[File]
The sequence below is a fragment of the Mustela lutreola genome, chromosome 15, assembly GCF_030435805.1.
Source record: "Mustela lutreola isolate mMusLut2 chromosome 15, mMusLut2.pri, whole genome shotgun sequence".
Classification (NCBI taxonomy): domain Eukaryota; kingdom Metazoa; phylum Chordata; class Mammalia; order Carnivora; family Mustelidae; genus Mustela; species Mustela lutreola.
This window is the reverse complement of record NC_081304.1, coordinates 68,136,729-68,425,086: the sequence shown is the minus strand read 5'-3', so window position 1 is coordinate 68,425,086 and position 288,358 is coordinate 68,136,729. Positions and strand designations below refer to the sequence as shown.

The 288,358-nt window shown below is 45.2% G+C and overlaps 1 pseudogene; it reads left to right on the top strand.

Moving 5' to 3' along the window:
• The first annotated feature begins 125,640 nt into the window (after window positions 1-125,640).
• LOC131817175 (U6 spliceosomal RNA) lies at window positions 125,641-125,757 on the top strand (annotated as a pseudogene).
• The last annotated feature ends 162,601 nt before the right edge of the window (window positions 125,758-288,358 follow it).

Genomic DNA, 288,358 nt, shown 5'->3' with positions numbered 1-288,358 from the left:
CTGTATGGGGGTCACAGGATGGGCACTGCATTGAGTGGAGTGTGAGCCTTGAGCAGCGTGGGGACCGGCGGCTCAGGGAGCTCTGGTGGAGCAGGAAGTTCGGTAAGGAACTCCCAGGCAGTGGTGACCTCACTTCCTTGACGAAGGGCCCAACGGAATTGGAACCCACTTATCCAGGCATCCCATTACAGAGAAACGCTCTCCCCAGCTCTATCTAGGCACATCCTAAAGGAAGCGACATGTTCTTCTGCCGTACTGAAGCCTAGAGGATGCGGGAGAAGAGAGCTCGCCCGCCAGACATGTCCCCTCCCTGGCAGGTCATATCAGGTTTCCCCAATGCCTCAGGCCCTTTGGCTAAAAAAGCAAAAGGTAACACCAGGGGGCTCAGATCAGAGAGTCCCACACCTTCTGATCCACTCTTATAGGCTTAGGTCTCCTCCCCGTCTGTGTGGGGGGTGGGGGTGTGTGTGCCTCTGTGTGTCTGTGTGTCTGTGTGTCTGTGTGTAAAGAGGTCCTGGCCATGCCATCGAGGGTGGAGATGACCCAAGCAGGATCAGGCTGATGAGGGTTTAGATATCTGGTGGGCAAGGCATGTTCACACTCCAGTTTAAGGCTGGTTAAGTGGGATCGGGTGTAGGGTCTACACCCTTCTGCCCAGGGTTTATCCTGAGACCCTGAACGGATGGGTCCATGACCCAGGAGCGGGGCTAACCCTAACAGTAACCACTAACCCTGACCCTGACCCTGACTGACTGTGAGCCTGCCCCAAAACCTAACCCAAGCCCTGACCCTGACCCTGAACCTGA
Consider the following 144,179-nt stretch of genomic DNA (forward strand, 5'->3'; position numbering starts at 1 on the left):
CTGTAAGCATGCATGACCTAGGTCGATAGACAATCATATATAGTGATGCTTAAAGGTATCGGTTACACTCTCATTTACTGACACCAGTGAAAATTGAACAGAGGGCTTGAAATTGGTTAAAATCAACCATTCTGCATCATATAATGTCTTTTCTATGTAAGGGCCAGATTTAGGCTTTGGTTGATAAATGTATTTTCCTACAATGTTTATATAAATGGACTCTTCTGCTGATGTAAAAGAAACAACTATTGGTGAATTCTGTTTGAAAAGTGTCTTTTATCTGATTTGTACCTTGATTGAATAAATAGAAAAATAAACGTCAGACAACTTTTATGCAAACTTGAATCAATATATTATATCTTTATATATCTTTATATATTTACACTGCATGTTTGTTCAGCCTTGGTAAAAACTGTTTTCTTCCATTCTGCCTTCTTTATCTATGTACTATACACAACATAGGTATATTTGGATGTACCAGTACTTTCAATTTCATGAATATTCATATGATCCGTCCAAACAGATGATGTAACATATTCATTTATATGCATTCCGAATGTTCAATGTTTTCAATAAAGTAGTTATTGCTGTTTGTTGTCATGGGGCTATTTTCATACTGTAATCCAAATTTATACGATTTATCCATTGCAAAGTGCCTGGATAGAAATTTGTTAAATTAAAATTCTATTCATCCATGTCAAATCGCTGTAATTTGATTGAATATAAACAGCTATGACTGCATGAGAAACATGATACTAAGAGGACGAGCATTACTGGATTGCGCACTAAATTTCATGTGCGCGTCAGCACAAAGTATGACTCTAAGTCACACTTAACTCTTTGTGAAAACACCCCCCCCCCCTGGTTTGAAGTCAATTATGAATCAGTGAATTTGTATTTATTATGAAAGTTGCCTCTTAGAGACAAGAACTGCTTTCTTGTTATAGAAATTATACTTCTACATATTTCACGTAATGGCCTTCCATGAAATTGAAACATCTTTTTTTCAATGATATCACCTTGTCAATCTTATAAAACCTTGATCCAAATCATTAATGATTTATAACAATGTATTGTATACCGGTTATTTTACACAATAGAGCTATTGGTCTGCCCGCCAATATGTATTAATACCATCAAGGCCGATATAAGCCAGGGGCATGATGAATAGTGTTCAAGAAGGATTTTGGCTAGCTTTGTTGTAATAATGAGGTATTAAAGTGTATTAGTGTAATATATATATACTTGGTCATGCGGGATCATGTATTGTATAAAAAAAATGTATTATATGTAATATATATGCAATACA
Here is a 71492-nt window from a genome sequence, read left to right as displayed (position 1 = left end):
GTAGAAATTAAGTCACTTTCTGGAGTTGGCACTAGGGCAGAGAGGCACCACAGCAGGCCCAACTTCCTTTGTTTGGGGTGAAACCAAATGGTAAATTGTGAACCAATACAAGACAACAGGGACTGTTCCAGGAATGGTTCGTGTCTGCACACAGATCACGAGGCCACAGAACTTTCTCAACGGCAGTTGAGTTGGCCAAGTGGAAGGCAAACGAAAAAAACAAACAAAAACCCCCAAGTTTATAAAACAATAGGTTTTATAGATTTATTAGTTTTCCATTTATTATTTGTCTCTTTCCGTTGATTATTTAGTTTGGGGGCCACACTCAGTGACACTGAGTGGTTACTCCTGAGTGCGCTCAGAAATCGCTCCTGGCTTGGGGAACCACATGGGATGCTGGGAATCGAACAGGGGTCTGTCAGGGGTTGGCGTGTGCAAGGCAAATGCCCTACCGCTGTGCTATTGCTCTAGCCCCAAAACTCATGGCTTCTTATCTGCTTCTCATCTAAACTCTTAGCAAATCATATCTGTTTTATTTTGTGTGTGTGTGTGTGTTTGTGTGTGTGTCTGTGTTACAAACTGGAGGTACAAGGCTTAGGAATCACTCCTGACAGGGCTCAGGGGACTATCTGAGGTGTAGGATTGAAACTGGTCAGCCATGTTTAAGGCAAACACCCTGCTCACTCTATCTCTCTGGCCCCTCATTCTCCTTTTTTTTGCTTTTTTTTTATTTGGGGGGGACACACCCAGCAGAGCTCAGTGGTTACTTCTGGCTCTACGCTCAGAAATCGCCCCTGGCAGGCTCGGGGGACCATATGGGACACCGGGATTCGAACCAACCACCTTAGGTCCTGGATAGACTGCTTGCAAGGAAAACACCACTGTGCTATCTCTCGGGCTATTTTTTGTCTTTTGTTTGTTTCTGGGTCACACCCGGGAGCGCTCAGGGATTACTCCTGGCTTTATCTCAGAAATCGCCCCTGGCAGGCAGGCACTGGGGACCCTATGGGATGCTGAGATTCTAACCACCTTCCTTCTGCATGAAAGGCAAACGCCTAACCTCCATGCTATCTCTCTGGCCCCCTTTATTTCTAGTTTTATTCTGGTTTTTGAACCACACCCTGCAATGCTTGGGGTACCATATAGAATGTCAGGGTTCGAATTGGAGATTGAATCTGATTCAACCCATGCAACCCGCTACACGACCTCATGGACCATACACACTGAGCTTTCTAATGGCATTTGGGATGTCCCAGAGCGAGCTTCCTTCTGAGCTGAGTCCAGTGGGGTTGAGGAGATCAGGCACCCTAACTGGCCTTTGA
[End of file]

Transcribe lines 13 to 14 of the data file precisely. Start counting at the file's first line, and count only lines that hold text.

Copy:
CTGTAAGCATGCATGACCTAGGTCGATAGACAATCATATATAGTGATGCTTAAAGGTATCGGTTACACTCTCATTTACTGACACCAGTGAAAATTGAACAGAGGGCTTGAAATTGGTTAAAATCAACCATTCTGCATCATATAATGTCTTTTCTATGTAAGGGCCAGATTTAGGCTTTGGTTGATAAATGTATTTTCCTACAATGTTTATATAAATGGACTCTTCTGCTGATGTAAAAGAAACAACTATTGGTGAATTCTGTTTGAAAAGTGTCTTTTATCTGATTTGTACCTTGATTGAATAAATAGAAAAATAAACGTCAGACAACTTTTATGCAAACTTGAATCAATATATTATATCTTTATATATCTTTATATATTTACACTGCATGTTTGTTCAGCCTTGGTAAAAACTGTTTTCTTCCATTCTGCCTTCTTTATCTATGTACTATACACAACATAGGTATATTTGGATGTACCAGTACTTTCAATTTCATGAATATTCATATGATCCGTCCAAACAGATGATGTAACATATTCATTTATATGCATTCCGAATGTTCAATGTTTTCAATAAAGTAGTTATTGCTGTTTGTTGTCATGGGGCTATTTTCATACTGTAATCCAAATTTATACGATTTATCCATTGCAAAGTGCCTGGATAGAAATTTGTTAAATTAAAATTCTATTCATCCATGTCAAATCGCTGTAATTTGATTGAATATAAACAGCTATGACTGCATGAGAAACATGATACTAAGAGGACGAGCATTACTGGATTGCGCACTAAATTTCATGTGCGCGTCAGCACAAAGTATGACTCTAAGTCACACTTAACTCTTTGTGAAAACACCCCCCCCCCCTGGTTTGAAGTCAATTATGAATCAGTGAATTTGTATTTATTATGAAAGTTGCCTCTTAGAGACAAGAACTGCTTTCTTGTTATAGAAATTATACTTCTACATATTTCACGTAATGGCCTTCCATGAAATTGAAACATCTTTTTTTCAATGATATCACCTTGTCAATCTTATAAAACCTTGATCCAAATCATTAATGATTTATAACAATGTATTGTATACCGGTTATTTTACACAATAGAGCTATTGGTCTGCCCGCCAATATGTATTAATACCATCAAGGCCGATATAAGCCAGGGGCATGATGAATAGTGTTCAAGAAGGATTTTGGCTAGCTTTGTTGTAATAATGAGGTATTAAAGTGTATTAGTGTAATATATATATACTTGGTCATGCGGGATCATGTATTGTATAAAAAAAATGTATTATATGTAATATATATGCAATACA
Here is a 71492-nt window from a genome sequence, read left to right as displayed (position 1 = left end):